• This dataset consists of a range of ecological measurements collected from a set of arable fields, each sown with a combination of genetically modified and conventional spring-sown oilseed rape crops. Measurements include species counts in the following areas: weed seedbank, vegetation in the crop, field edge vegetation, invertebrates. The data were collected as part of the Farm Scale Evaluations (FSEs), a four-year programme of research by independent researchers aimed at studying the effect that the management practices associated with Genetically Modified Herbicide Tolerant (GMHT) crops might have on farmland wildlife, when compared with weed control used with non-GM crops. Data were collected by a consortium of: the Institute of Terrestrial Ecology (now the Centre for Ecology & Hydrology), the Institute of Arable Crops Research (now Rothamsted Research) and the Scottish Crop Research Institute (now the James Hutton Institute). Data were collected for four crops overall (Beet, Maize, Spring-sown Oilseed Rape and Winter-sown oilseed Rape). Full details about this dataset can be found at https://doi.org/10.5285/0023bd6e-4dd7-462c-aacf-f13083b054ab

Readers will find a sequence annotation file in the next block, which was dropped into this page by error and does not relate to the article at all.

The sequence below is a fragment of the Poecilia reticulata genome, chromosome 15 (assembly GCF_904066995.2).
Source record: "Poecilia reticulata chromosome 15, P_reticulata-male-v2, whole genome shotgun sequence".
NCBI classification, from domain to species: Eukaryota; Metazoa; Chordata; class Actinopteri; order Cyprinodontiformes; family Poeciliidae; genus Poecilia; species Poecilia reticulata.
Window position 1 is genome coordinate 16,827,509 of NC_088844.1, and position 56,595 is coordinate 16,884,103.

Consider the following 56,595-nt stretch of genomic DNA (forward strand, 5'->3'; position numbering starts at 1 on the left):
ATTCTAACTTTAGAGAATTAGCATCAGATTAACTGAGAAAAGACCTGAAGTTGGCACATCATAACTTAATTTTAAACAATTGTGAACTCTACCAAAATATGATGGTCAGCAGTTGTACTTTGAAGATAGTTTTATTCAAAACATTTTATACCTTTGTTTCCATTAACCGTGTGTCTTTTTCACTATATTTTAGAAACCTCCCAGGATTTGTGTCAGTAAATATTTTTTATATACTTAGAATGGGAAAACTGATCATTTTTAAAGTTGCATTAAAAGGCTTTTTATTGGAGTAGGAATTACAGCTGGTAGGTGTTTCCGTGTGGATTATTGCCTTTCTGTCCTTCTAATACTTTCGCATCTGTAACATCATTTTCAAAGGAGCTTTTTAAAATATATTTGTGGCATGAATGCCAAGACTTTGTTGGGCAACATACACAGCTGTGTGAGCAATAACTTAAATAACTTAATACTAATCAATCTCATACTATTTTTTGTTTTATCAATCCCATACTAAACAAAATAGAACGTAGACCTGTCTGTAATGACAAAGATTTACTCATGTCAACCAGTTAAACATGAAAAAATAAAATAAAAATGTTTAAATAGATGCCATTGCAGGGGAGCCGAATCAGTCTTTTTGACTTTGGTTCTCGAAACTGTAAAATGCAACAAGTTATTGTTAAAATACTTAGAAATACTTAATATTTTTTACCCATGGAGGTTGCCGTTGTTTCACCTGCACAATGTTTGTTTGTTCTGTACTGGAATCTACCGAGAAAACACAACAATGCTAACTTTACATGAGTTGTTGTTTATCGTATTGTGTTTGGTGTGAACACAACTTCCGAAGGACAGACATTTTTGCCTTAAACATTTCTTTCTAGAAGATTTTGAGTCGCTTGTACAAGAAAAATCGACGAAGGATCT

• This dataset consists of a range of ecological measurements collected from a set of arable fields, each sown with a combination of genetically modified and conventional winter-sown oilseed rape crops. Measurements include species counts in the following areas: weed seedbank, vegetation in the crop, field edge vegetation, invertebrates. The data were collected as part of the Farm Scale Evaluations (FSEs), a four-year programme of research by independent researchers aimed at studying the effect that the management practices associated with Genetically Modified Herbicide Tolerant (GMHT) crops might have on farmland wildlife, when compared with weed control used with non-GM crops. Data were collected by a consortium of: the Institute of Terrestrial Ecology (now the Centre for Ecology & Hydrology), the Institute of Arable Crops Research (now Rothamsted Research) and the Scottish Crop Research Institute (now the James Hutton Institute). Data were collected for four crops overall (Beet, Maize, Spring-sown Oilseed Rape and Winter-sown oilseed Rape). Full details about this dataset can be found at https://doi.org/10.5285/37a503da-d75c-4d72-8e8b-b11c2fdc7d92